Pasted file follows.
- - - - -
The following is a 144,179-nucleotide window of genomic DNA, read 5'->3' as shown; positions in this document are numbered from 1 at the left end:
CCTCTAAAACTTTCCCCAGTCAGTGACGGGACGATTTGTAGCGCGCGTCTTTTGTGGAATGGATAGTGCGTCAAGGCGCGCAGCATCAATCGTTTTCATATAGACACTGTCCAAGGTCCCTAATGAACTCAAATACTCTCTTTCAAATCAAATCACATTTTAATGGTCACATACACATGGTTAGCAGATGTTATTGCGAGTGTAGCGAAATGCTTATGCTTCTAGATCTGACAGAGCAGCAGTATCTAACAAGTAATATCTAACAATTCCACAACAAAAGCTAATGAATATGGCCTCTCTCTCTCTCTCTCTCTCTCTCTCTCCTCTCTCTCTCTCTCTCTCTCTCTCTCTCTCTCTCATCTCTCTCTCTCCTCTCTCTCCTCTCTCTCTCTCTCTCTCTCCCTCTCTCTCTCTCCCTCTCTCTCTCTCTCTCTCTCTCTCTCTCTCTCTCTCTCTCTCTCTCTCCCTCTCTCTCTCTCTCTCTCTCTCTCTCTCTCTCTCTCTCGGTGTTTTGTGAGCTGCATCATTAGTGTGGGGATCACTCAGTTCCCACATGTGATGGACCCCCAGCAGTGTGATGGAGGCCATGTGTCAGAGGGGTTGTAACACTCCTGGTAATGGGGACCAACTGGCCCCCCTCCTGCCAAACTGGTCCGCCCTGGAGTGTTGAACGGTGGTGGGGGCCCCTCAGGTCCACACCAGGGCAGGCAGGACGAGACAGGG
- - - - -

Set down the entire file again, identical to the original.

The following is a 144,179-nucleotide window of genomic DNA, read 5'->3' as shown; positions in this document are numbered from 1 at the left end:
CCTCTAAAACTTTCCCCAGTCAGTGACGGGACGATTTGTAGCGCGCGTCTTTTGTGGAATGGATAGTGCGTCAAGGCGCGCAGCATCAATCGTTTTCATATAGACACTGTCCAAGGTCCCTAATGAACTCAAATACTCTCTTTCAAATCAAATCACATTTTAATGGTCACATACACATGGTTAGCAGATGTTATTGCGAGTGTAGCGAAATGCTTATGCTTCTAGATCTGACAGAGCAGCAGTATCTAACAAGTAATATCTAACAATTCCACAACAAAAGCTAATGAATATGGCCTCTCTCTCTCTCTCTCTCTCTCTCTCTCCTCTCTCTCTCTCTCTCTCTCTCTCTCTCTCTCTCATCTCTCTCTCTCCTCTCTCTCCTCTCTCTCTCTCTCTCTCTCCCTCTCTCTCTCTCCCTCTCTCTCTCTCTCTCTCTCTCTCTCTCTCTCTCTCTCTCTCTCTCTCCCTCTCTCTCTCTCTCTCTCTCTCTCTCTCTCTCTCTCTCGGTGTTTTGTGAGCTGCATCATTAGTGTGGGGATCACTCAGTTCCCACATGTGATGGACCCCCAGCAGTGTGATGGAGGCCATGTGTCAGAGGGGTTGTAACACTCCTGGTAATGGGGACCAACTGGCCCCCCTCCTGCCAAACTGGTCCGCCCTGGAGTGTTGAACGGTGGTGGGGGCCCCTCAGGTCCACACCAGGGCAGGCAGGACGAGACAGGG